“One Pandemic Inside a Pandemic:” Home Violence Incidents Improve Throughout COVID-19 Pandemic – CBS Pittsburgh
Warning: This article contains descriptions of domestic violence and may be difficult to read for some.
PITTSBURGH (KDKA) – A recent article published in the New England Journal of Medicine called domestic violence “one pandemic within a pandemic” last year.
Nicole Molinaro, president and CEO of the Women’s Center and Shelter of Greater Pittsburgh, says the rise in domestic violence in Allegheny County is keeping pace with the rise in the United States.
“At many different times, the world appears to be out of control during the pandemic,” she said. “Unfortunately for someone with a tendency to use abuse for control, this can really be a trigger.”
According to the National Coalition against Domestic Violence, one in three women and one in four men has experienced “some form of physical violence by an intimate partner.”
Danielle Krout, a former news reporter in Johnstown, is one of them.
A successful and smiling reporter in front of the camera, Krout experienced a cycle of abuse by her now ex-husband at home.
“When it came to dealing with domestic violence cases, it always hit me because no one on the other side of the screen knew I was covering up bruises myself,” said Krout.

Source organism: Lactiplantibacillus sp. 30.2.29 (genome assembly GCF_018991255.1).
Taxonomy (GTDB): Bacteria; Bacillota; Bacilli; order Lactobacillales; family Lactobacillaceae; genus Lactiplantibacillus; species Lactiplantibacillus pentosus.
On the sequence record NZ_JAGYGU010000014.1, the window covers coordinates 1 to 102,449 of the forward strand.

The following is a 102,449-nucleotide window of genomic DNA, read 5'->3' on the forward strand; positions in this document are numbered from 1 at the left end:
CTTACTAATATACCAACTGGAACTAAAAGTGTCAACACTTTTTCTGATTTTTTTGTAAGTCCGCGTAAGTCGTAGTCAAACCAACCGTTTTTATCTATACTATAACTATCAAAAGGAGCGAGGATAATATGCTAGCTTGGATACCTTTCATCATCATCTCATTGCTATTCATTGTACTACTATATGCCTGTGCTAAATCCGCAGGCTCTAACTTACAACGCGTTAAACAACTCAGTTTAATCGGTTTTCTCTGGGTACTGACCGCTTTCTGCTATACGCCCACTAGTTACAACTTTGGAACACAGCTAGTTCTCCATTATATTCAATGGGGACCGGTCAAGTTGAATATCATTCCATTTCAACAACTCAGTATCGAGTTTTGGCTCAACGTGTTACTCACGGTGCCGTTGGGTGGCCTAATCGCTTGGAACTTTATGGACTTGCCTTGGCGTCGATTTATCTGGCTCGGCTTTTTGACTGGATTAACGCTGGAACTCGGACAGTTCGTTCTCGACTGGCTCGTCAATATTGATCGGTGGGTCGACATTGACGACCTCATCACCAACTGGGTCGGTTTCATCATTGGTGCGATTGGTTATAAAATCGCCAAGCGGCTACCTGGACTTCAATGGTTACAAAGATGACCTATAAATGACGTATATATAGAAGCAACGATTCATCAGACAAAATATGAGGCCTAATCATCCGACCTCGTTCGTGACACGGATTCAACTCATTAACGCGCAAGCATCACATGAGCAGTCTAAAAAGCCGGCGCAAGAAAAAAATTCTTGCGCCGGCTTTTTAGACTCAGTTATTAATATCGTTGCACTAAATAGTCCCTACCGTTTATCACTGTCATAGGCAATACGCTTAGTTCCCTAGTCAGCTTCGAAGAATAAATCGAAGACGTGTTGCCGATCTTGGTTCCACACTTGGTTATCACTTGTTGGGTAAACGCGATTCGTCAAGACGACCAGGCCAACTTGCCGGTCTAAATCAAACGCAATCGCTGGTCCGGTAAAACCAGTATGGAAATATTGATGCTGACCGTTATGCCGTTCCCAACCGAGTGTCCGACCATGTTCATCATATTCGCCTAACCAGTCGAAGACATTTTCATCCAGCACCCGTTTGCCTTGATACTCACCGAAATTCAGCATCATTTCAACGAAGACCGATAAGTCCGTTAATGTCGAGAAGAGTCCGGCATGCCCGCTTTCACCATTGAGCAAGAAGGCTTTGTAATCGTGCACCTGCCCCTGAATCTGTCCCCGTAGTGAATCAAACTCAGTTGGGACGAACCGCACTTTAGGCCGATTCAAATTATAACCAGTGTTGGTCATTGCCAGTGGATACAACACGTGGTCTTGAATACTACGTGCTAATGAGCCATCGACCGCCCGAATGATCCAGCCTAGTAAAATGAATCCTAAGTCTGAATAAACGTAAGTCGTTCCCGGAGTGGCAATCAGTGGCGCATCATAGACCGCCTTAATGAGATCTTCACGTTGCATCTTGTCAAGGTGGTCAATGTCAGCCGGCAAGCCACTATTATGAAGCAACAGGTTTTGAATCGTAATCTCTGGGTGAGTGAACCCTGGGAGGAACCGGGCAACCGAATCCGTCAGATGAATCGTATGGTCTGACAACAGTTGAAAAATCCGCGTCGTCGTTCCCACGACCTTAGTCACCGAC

The abuse was a secret that came to light in 2016 when Krout’s husband cracked her skull and tried to strangle her. She was 26 weeks pregnant with her second child.
“I have a scar on my head that I will have for the rest of my life,” she said. “It’s a constant reminder, but my son was born healthy. My daughter is healthy. “
Now divorced and on the other side of seemingly endless and nerve-wracking court hearings, Krout turned to legal work. She founded the Danielle Krout non-profit organization and the Family Domestic Violence Awareness Fund.
The organization advocates domestic violence and supports aid programs.
She wants everyone in an abusive relationship to know that there is hope.
“If you go away, do it and do it fully,” she said. “Don’t go back. Do not look back. “
Krout also draws attention to the judicial process for victims of domestic violence, which she believes can often be very boring, painful and unfair.
Now that domestic violence has increased over the past year, Krout has been concerned about those who are currently in abusive relationships.
“What I fear for the victims right now is where they can get help?”
Molinaro adds that the pandemic has forced some victims to isolate themselves with their abusers and move away from their support systems, potentially making it difficult for them to seek help.
However, she says there are always opportunities for victims to come forward.
“Whether you are trying to use a text or a chat line like the Women’s Center and many other domestic violence programs,” Molinaro said. “Whether you contact a neighbor or a friend who can then call a hotline.”
The domestic violence hotline can be reached at 1-800-799-7233.
Live chat is also available on their website.
To reach the Greater Pittsburgh Women’s Center and Animal Shelter, call the 24-hour helpline at 412-687-8005 or send a text message to 412-744-8445.